In April, specialty pharmaceutical company Shire
Transkaryotic has a ton of value in its pipeline with the drugs I2S, Dynepo, and GA-GCB. We recommended the company in our Motley Fool Hidden Gems newsletter in April 2004 -- at the time, we saw the promise of these programs, and that foresight scored us a triple.
Purchasing Transkaryotic's drug portfolio should pay off very soon for Shire. I2S, a drug that treats a rare genetic disorder called Hunter syndrome, tops the list. Though it's not yet on the market, it could launch fairly soon and prove very valuable.
My optimism stems from positive phase 3 trial results that Transkaryotic released yesterday. I2S showed a statistically significant benefit when compared with a placebo in a number of different endpoints. Because the trial clearly shows that the drug works, the company will file for approval in the United States and Europe later this year. There is no approved product on the market for Hunter syndrome, which improves the odds that the FDA will give it the green light, and the clinical package looks similar to comparable drugs already on the market. I expect that I2S will be approved in late 2006.
Although Hunter syndrome affects only an estimated 2,000 patients worldwide, the market size is around $400 million because the costs of enzyme replacement drugs such as I2S are so high. There aren't any other drugs in development to treat Hunter syndrome, so I2S will not face any competition. With such a monopoly, the drug should be able to capture a very large percentage of this market.
If I2S can penetrate 50% of the market, for example, sales will be in the ballpark of $200 million annually -- and such a valuable product will no doubt boost Shire's top line. Add that to the $100-plus million sales potential of Replagal -- which is already approved and doing well -- and Transkaryotic's enzyme replacement drugs will bring in more than $300 million per year in revenue for Shire.
Dynepo and GA-GCB, Transkaryotic's other drugs, are wild cards because their ability to capture market share from the entrenched products in their respective markets is difficult to predict. Dynepo will square off against Johnson & Johnson's
With some strong promotional efforts, I'd expect some success from Dynepo and GA-GCB. The markets they target are immense, so even a small market share would go a long way. If they could pull in a combined $200 million, Transkaryotic's drugs have the potential to bring in annual revenues in the vicinity of $500 million.
This is all a very rough sketch, of course, and the actual sales figures over the next few years could vary quite a bit from these estimates. If sales are anywhere close, though, Shire will come out way ahead in the long run.
Too many biotech investors are attracted to cutting-edge technologies that carry high risk with a minuscule chance of high reward. More often than not, the kinks in those kinds of companies have yet to be worked out -- and there's no sense in hanging around for the troubleshooting.
Instead, I like to go after the "near-sure thing" -- that is, small companies with low-risk R&D programs that have an upside not yet priced into the stock. Such companies have proven drug development technologies and drug targets that are already known to be important for treating the disease. While there are no guarantees that the drug will work, the odds are in your favor.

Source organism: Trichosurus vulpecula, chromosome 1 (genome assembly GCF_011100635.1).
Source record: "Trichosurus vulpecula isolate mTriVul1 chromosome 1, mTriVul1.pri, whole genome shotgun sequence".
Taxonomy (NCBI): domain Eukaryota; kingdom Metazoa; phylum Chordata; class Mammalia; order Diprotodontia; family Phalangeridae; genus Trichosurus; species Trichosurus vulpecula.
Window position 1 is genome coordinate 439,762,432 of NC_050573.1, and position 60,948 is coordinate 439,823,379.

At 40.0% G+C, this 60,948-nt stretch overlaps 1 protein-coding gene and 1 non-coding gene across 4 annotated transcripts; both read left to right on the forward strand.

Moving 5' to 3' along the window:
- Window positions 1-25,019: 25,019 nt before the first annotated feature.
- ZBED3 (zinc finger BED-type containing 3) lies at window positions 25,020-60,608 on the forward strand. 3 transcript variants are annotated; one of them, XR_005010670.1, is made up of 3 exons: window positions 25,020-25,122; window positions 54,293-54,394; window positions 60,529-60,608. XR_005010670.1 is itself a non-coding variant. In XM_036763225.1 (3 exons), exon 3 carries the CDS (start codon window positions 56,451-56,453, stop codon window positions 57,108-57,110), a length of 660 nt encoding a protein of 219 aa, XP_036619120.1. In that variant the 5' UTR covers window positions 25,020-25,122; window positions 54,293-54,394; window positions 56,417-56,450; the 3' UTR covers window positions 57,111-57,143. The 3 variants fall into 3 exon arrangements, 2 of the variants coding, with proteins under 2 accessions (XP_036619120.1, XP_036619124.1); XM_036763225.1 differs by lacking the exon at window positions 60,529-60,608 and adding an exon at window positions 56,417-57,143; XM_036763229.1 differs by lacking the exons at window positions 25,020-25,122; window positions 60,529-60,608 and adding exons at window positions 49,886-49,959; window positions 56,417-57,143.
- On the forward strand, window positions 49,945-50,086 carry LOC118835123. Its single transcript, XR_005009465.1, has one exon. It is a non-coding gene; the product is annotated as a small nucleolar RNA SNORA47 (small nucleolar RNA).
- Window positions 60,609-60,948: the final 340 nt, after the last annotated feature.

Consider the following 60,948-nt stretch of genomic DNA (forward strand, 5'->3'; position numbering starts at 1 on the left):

Transkaryotic was trading at $10.97 when it was recommended to Hidden Gems subscribers. I felt the odds were in our favor then because the company's enzyme replacement therapies were proven approaches for treatment. The icing on the cake was that I2S was not yet built into the company's market cap.
Biotechs (like Transkaryotic) that have one or two solid drugs but an otherwise thin pipeline can be ideal acquisition candidates -- and thus good investments if you spot them early. Large companies looking to pick up a drug to drive growth are very interested in products that are close to launch. And small companies can't live off of the success of its first drug forever. If it lacks a follow-up product, the company will eventually stagnate. So it makes sense to consider merging with a larger company that has a broader portfolio.
If you can spot those companies before a suitor comes along, you'll often see an attractive buyout premium. This happened with Transkaryotic, although I admit I would have been just as happy if the company had stayed independent for a bit longer.
The Foolish bottom line
It is reality that many acquisitions don't work out as intended. However, I think Shire will come out ahead in the long run, despite what was initially viewed as a steep purchase price. Replagal and I2S are clear winners with significant long-term revenue potential. The benefits of Dynepo and GA-GCB are less certain, but if they can gain some traction once they are promoted, they could also be valuable additions to Shire's portfolio.
Transkaryotic exemplifies one trait we look for in small, unknown companies: superb leadership that works to create value for its shareholders. The Hidden Gems approach is simple, and it has beaten the market since the newsletter's inception two years ago. If you'd like to see how it can work for your portfolio, Fool co-founder Tom Gardner is offering a risk-free 30-day trial. You've got nothing to lose. Click here if you'd like to learn more.
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